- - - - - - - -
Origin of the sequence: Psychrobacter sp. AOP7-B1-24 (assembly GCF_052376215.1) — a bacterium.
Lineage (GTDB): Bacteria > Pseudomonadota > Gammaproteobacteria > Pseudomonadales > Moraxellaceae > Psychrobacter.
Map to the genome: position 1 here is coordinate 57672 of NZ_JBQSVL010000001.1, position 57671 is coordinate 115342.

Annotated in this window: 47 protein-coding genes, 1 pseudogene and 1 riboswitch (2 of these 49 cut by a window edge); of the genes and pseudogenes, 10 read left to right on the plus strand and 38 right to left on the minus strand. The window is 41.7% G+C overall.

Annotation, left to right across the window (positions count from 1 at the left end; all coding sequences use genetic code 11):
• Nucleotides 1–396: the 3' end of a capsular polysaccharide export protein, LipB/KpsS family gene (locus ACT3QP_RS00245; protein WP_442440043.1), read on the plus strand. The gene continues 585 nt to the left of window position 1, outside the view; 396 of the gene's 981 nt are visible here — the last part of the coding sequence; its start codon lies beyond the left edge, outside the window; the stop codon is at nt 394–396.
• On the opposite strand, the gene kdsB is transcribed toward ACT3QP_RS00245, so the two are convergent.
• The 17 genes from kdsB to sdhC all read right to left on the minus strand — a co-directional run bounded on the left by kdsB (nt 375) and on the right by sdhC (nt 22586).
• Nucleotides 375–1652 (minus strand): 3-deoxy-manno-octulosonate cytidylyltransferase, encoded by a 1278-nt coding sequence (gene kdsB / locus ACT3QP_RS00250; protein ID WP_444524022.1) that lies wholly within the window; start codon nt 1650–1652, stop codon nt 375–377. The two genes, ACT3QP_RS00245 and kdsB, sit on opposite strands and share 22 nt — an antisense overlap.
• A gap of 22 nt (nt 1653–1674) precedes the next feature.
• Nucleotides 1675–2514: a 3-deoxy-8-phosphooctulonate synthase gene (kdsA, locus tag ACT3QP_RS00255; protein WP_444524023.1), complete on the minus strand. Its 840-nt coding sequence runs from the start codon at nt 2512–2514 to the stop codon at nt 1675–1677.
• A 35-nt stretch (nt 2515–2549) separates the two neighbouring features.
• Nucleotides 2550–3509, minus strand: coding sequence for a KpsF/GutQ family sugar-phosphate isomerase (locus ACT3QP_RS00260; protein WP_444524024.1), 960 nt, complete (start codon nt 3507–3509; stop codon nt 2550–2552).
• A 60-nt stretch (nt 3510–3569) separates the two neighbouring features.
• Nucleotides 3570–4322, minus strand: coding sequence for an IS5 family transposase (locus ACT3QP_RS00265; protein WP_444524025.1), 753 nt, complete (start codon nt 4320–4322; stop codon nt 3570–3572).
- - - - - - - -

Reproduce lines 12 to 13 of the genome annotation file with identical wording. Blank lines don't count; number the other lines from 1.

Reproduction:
• A 35-nt stretch (nt 2515–2549) separates the two neighbouring features.
• Nucleotides 2550–3509, minus strand: coding sequence for a KpsF/GutQ family sugar-phosphate isomerase (locus ACT3QP_RS00260; protein WP_444524024.1), 960 nt, complete (start codon nt 3507–3509; stop codon nt 2550–2552).